Improve HR Technology: To move away from manual processing—for example, compensation planning previously required the use of 500 different spreadsheets across the company—and toward more automated tasks and self-service delivery, the HR function essentially re-implemented and upgraded its PeopleSoft (Oracle) HR system. Standardized processes with built-in efficiency targets for compensation, performance management, data management and other HR activities were configured within the HR system, along with many other improvements. The effort eliminated those compensation spreadsheets, which were replaced with automatically distributed reports. Reid projected that these improvements in HR transaction processing will generate $3 million in savings during 2011.

Improve Global Recruiting: The HR council created a position charged with exerting more rigorous oversight of the company’s worldwide recruiting agencies and streamlined the processes for requisitions and offer approvals. These improvements reduced the time required to fill positions, increased the internal fill rate and reduced the amount of money Husky spends on recruiting agencies. In all, Reid estimated that the recruiting-improvement initiative will save $4 million in 2011.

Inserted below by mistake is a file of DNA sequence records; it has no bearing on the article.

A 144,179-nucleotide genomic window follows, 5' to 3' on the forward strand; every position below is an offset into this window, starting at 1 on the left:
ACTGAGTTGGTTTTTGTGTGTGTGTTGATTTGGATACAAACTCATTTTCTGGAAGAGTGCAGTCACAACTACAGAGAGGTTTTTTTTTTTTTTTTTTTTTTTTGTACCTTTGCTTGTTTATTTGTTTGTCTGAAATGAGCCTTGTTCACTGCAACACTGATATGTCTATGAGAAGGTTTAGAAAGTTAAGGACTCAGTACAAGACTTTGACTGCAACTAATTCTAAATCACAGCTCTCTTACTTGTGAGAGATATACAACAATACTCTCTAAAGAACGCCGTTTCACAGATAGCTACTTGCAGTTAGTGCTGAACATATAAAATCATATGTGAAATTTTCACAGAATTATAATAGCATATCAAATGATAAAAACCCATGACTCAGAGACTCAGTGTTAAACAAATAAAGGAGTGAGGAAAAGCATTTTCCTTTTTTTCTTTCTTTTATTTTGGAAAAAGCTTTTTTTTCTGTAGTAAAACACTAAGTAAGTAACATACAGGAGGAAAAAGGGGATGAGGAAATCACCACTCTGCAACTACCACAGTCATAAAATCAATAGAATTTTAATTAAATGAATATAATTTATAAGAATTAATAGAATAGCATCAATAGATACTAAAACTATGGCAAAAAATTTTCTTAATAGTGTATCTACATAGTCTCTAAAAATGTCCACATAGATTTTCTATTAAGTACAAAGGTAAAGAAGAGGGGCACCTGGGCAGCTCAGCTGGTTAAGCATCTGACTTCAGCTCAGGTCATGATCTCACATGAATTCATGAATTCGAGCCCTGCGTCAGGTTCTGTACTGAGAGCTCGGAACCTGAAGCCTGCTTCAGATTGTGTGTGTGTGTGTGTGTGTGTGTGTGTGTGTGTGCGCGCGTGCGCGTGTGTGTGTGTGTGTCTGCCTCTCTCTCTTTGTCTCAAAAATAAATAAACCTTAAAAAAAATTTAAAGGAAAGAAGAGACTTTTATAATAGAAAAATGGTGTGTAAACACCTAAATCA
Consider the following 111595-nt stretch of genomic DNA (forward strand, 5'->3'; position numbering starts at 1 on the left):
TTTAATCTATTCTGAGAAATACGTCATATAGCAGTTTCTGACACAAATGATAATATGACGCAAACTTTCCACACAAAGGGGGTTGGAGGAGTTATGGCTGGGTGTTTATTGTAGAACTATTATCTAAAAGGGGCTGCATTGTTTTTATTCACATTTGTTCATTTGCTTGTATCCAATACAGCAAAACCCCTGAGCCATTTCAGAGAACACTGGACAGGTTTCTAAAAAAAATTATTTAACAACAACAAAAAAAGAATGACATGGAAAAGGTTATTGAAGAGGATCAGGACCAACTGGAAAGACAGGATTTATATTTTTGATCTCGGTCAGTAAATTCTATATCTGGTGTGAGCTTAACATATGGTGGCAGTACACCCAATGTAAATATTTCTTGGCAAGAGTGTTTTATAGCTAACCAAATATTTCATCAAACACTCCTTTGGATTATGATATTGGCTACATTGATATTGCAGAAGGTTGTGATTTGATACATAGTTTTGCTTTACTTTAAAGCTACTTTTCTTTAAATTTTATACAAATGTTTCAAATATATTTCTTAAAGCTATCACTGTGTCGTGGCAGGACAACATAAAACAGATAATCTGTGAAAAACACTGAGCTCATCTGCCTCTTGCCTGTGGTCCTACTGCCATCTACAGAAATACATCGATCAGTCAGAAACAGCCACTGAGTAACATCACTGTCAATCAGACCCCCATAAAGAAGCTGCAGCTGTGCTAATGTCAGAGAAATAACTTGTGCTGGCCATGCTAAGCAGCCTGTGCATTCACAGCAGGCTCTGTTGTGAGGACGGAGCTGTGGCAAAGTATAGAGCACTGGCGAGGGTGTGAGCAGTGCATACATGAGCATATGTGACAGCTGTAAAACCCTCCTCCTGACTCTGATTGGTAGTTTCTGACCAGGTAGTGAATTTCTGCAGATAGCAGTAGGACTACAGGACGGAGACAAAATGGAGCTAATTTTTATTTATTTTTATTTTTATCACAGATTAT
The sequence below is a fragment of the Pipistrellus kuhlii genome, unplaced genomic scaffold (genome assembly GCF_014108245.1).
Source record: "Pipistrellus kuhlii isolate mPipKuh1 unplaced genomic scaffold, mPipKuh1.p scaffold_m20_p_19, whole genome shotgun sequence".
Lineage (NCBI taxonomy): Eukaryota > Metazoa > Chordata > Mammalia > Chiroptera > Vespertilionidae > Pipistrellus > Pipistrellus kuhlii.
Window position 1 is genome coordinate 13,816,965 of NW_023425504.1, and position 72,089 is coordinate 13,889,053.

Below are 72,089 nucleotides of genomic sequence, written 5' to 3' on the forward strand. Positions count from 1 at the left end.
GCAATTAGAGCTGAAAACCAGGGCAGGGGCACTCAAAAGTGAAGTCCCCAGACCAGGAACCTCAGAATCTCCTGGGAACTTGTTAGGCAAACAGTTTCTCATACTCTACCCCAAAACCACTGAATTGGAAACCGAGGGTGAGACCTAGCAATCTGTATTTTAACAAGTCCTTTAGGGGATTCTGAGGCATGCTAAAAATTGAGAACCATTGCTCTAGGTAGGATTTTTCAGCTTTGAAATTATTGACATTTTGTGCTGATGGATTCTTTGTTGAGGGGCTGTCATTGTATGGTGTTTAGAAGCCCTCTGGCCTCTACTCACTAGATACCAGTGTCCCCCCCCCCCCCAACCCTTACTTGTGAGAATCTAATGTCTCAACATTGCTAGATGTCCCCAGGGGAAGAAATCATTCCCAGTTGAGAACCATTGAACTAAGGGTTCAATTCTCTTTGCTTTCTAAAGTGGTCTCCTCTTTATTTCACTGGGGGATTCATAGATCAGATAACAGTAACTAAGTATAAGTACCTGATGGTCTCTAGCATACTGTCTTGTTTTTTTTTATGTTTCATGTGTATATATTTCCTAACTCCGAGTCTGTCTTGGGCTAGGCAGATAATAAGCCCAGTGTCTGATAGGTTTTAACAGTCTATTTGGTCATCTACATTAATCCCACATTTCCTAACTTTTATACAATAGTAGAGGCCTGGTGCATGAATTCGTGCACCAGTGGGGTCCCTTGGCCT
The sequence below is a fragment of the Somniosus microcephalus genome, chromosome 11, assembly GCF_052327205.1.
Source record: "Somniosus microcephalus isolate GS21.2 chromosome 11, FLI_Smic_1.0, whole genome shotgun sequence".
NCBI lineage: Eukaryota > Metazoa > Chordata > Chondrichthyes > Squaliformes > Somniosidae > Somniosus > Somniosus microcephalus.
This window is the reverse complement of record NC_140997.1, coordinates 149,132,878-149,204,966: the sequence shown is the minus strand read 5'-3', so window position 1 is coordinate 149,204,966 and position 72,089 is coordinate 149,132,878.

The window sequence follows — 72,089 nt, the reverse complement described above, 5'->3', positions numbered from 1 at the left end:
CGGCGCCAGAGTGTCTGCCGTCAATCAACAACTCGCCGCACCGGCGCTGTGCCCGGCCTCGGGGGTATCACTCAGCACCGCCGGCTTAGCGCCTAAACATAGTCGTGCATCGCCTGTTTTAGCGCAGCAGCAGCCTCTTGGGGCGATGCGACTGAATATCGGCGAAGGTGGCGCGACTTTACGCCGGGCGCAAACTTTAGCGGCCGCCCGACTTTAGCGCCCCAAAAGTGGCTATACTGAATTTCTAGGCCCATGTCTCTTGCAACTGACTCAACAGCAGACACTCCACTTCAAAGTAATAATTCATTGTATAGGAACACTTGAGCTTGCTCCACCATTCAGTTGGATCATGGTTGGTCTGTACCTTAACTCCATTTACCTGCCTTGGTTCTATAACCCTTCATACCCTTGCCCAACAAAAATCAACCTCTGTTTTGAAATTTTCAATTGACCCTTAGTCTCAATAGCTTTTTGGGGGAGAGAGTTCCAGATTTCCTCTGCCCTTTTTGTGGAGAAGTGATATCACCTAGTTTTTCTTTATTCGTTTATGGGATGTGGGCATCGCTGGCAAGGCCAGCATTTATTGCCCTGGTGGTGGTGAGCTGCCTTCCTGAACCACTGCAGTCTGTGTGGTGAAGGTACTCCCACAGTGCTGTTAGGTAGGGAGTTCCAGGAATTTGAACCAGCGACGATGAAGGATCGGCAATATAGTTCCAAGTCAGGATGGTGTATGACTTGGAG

Simplify and Standardize High-Cost HR Processes: Husky’s HR Council applied similar process redesign work throughout the HR function, an initiative that Reid said was at the heart of the entire change effort. The work focused on HR transactional processing, soft-skills training and compensation and benefits. It included a heavy element of simplifying and standardizing processes across all global locations. In compensation and benefits, for example, the HR team audited relationships with external consultants and vendors and then renegotiated agreements as part of a global service delivery model.

The other initiatives involved moving HR from a “transactional data shop” to a more strategic business partner and redesigning the organizational structure of the function so that it operated as a cohesive, global team. These initiatives required leadership development improvements, organizational effectiveness work, strategic workforce planning and internal marketing.

First Who, Then What

Reid described the results to-date as “dramatic.” He credited a global HR team effort for the success. Global HR costs have been reduced by 30 percent. A self-service performance and compensation system was launched. Many other HR processes have been redesigned and improved.

“The net result is a company that has significantly improved profitability, margins and results, Reid reported. “And the global HR team is now sitting around the management table with line executives.”

The benchmarking effort, as well as Reid’s outreach efforts to company leaders after joining Husky laid the groundwork for success, but Reid prefers to point to another factor. “Most of all, you need to get the right people into the right seats,” he said. “Successful change begins with answering the question ‘who?’ first, then ‘what?’ At Husky, approaching the change in this way has yielded a huge payoff.”

Finally, Reid believes that HR “can and should” be a role model in organizational change efforts. Filling this role requires HR leader to make sure that everyone in the department is equipped with clear guidance, specific performance targets, new shoes and real knives.

Eric Krell is a freelance writer based in Austin, Texas.